Increasing chemical weathering in the Himalayan system since the Last Glacial Maximum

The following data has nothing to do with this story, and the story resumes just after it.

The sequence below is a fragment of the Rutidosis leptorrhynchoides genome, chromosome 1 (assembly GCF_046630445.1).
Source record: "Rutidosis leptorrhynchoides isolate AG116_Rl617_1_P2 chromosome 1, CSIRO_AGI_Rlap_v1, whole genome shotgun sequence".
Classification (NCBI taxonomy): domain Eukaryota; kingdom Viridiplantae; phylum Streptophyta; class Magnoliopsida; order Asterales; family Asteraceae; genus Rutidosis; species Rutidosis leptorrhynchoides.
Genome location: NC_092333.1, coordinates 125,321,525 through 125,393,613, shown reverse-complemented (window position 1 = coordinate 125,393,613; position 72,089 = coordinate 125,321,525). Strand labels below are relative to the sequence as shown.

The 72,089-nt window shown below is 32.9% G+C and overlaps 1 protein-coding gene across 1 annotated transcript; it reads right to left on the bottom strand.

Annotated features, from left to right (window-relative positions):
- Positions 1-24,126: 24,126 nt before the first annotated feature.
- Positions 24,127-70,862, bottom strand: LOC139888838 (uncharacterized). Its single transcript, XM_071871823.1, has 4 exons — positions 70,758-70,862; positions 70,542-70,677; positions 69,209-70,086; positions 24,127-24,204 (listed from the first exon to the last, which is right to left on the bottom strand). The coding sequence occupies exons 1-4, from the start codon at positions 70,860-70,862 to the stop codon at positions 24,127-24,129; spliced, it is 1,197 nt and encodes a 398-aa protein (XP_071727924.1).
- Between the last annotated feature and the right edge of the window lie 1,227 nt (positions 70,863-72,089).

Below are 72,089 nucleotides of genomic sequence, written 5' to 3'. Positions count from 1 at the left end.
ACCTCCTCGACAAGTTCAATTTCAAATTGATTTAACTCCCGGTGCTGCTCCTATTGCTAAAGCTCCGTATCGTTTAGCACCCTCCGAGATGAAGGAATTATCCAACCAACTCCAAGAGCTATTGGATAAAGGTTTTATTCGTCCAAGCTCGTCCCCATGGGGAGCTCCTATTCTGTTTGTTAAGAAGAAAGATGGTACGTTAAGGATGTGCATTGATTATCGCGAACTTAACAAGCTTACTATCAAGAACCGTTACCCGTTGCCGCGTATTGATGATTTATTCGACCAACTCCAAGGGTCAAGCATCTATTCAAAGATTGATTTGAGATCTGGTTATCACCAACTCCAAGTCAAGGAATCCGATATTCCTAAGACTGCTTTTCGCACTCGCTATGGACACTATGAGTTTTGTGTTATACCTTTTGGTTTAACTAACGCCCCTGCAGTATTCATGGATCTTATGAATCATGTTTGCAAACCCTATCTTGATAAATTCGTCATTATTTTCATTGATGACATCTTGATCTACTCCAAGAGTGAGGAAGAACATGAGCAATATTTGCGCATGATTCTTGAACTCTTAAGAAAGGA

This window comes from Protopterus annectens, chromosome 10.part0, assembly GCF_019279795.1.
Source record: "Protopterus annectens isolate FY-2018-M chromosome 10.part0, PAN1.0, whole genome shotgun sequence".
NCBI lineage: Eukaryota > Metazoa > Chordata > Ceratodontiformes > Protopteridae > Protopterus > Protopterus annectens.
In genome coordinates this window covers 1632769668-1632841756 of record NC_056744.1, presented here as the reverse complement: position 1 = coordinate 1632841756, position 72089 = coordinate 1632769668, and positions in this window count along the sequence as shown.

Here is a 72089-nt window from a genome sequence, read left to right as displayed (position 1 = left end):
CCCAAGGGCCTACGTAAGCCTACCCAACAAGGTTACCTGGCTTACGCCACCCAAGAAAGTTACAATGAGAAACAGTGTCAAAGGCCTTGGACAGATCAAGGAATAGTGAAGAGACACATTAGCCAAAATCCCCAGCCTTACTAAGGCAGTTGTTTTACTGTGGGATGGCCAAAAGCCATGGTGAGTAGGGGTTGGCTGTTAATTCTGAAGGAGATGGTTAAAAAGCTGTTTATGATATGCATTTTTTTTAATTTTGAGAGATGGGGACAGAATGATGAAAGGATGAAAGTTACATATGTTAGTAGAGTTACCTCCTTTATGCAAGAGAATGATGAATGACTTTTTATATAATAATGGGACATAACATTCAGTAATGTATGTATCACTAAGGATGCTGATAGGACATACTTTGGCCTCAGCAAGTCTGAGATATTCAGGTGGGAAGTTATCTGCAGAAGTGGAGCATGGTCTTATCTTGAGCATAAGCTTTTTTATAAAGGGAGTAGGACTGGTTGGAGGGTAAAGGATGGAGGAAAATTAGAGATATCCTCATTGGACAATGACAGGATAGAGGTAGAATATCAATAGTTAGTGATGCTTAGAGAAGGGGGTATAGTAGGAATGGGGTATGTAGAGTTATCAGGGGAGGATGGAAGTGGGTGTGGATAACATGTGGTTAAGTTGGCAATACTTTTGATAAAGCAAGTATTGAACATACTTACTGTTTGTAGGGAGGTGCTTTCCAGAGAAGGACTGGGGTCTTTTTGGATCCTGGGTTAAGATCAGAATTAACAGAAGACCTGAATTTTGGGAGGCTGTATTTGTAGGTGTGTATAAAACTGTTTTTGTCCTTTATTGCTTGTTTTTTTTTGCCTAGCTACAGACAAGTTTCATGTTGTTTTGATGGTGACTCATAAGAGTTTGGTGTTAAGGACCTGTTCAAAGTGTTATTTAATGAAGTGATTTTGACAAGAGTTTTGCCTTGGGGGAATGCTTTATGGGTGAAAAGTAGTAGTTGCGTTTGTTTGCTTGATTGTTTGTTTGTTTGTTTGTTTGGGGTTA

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Continental chemical weathering is central in Earth’s surface biogeochemical cycles as it redistributes elements across reservoirs such as the crust and the oceans. However the evolution of weathering through time and its response to external forcing such as changes in climate remain poorly constrained. In this work, a composite sediment record from the Bay of Bengal is used to document the evolution of chemical weathering in the Himalayan system (Himalayan range and Indo-Gangetic floodplain), the world largest sediment conveyor to the oceans, since the Last Glacial Maximum (LGM). The degree of weathering of the sediments is documented using mobile to immobile ratios such as K/Si and H2O+/Si as well as detrital calcite abundance. Robust weathering proxies are derived by correcting the chemical composition of sediment for sorting effects that occur during transport and deposition. The Bay of Bengal record is also further compared to the chemical composition of modern river sediments from the Ganga and Brahmaputra basin. Weathering proxies all indicate that the sediments exported by the Ganga and Brahmaputra Rivers became increasingly weathered over the past similar to 21 kyr, whereas, Sr, Nd and major elements suggest a constant sediment provenance in the system over the last 21 kyr. These changes in the degree of weathering of the sediments show that the weathering flux exported by the system to the Indian Ocean during the LGM was significantly lower than at present and demonstrate that chemical weathering in continental scale basins such as the Ganga and Brahmaputra responds to Late Quaternary climate changes. (C) 2013 Elsevier B.V. All rights reserved.